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Secondary Offerings: Friend or Foe?

The fundraising isn't what matters — it's the company holding out its hands

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The $500 million chef’s supply outfit might not be big enough to turn many heads, but the revenue growth rate for this young company has been an impressive — and impressively consistent — 20% for the past three years; earnings growth has been similarly strong.

Already proving it knows how to do well, empowering CHEF with another $75 million to expand the business (most likely through acquisitions) wasn’t a particularly big risk. The path to a solid rate of return on that cash is not only clear, but plausible.

Stocks Not Worth Investing In

Above all else, know that some (many) secondary offerings don’t benefit the company at all, but are instead brokered exits of a major shareholder’s position in that company.

Also be wary of an outfit that’s already in the habit of losing money. It’s often a sign that the company doesn’t have any idea where the leaks in the boat are — or how to fix them — and is building cash just to buy time.

Case in point: While it might be unfair to kick it while it’s down, JCPenney is a prime example of throwing away good money after bad. The retailer posted its weakest revenue in years in 2012, along with a loss of nearly a billion dollars, and 2013 is on pace to be even more pathetic.

JCP, under new/old chief Mike Ullman, says the worst is over, but cash is needed to restock stores and finish some needed remodels. That’s not the issue, however. What’s holding the company down is a couple of years’ worth of contempt for the customer, a rusty marketing shtick and a subsequent crimp in cash flow.

All the money in the world can’t undo that damage, and even if it could, JCPenney will need as much time as money to fix it. Even if its cash-bleed is cut in half, the company is still likely to be insolvent in a couple of years at its current rate, and that’s counting the $800 million it just raised by issuing new stock.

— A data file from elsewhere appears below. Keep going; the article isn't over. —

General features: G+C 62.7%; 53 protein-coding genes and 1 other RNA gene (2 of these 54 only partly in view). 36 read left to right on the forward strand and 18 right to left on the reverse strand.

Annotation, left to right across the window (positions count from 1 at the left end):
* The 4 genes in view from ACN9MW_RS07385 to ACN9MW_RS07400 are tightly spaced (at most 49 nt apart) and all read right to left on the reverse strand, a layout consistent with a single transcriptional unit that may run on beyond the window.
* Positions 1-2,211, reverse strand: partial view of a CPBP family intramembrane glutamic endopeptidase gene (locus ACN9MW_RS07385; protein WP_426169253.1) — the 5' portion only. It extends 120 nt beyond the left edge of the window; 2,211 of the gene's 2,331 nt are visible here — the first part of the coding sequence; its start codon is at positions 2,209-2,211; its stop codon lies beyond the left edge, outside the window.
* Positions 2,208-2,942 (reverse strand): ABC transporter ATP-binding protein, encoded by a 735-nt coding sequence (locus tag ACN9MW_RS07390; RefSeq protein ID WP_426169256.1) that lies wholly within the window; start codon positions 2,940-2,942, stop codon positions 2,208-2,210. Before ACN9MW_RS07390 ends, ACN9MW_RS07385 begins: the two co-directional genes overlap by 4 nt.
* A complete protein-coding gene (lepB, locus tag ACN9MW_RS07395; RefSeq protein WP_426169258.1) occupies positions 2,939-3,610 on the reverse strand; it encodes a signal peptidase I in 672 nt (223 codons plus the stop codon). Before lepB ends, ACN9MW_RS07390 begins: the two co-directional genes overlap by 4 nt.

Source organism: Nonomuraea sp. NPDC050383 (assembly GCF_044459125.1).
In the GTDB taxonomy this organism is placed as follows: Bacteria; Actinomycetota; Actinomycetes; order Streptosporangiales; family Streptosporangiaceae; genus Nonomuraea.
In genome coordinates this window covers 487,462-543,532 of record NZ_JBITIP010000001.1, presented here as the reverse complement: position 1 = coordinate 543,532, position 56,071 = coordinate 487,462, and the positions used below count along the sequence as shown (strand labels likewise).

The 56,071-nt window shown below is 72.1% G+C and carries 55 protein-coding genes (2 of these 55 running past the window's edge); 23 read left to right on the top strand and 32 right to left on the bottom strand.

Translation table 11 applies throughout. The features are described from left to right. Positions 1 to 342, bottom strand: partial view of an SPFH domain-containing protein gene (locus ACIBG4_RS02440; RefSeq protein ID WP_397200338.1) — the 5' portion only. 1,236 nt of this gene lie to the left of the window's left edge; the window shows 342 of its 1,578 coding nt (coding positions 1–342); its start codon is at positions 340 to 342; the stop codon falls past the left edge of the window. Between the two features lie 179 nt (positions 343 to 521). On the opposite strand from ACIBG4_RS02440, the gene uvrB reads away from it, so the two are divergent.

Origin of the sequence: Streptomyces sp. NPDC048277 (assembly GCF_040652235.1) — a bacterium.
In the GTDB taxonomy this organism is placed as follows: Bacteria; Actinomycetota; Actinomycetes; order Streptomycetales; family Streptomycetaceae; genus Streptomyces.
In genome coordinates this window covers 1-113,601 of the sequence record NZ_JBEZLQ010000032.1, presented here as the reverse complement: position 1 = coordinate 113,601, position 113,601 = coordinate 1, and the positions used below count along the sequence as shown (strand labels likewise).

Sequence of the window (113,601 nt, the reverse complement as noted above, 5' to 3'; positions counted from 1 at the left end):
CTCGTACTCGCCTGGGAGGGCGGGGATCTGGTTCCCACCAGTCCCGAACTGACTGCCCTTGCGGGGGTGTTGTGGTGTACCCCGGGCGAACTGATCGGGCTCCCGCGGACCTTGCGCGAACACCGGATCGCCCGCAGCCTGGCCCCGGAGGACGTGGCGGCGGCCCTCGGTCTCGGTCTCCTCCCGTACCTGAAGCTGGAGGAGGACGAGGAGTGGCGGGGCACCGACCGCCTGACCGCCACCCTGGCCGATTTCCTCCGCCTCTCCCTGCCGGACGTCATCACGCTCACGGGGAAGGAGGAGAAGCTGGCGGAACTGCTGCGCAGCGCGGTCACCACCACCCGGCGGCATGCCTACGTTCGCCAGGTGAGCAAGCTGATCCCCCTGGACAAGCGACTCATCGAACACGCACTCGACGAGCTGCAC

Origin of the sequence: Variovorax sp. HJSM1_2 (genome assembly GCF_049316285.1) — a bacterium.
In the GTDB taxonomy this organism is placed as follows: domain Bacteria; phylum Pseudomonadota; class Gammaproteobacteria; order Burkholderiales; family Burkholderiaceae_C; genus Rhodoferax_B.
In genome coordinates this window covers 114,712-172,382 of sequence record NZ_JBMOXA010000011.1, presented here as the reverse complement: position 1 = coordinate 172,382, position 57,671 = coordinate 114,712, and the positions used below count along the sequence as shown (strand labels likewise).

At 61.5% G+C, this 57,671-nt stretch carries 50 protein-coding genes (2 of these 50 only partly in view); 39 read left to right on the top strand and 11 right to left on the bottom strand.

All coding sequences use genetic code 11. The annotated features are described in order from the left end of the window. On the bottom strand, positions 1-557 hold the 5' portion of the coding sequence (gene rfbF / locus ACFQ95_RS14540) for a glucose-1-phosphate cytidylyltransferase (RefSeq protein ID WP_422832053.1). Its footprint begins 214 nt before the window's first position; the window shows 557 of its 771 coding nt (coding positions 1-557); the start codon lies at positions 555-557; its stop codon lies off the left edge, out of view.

Bottom Line

The irony is, the investment-worthiness of a company raising money via a secondary offering has little to do with the offering itself. Good companies generally find productive things to do with extra cash in the coffers, while poor companies tend to waste it. That’s true whether or not the organization is in fundraising mode.

Ergo, the question you should be asking yourself is: Would you be willing to take on a stake in a particular corporation even if it wasn’t raising cash?

Either way, in almost all cases, either the announcement of a secondary offering or the issuance of those shares ends up being at least a temporary drag on the stock’s value. If you believe a company can use that capital to grow the top and bottom line, it still wouldn’t hurt to wait for the inevitable plunge in the stock’s price.

As of this writing, James Brumley did not hold a position in any of the aforementioned securities.

Article printed from InvestorPlace Media,

©2017 InvestorPlace Media, LLC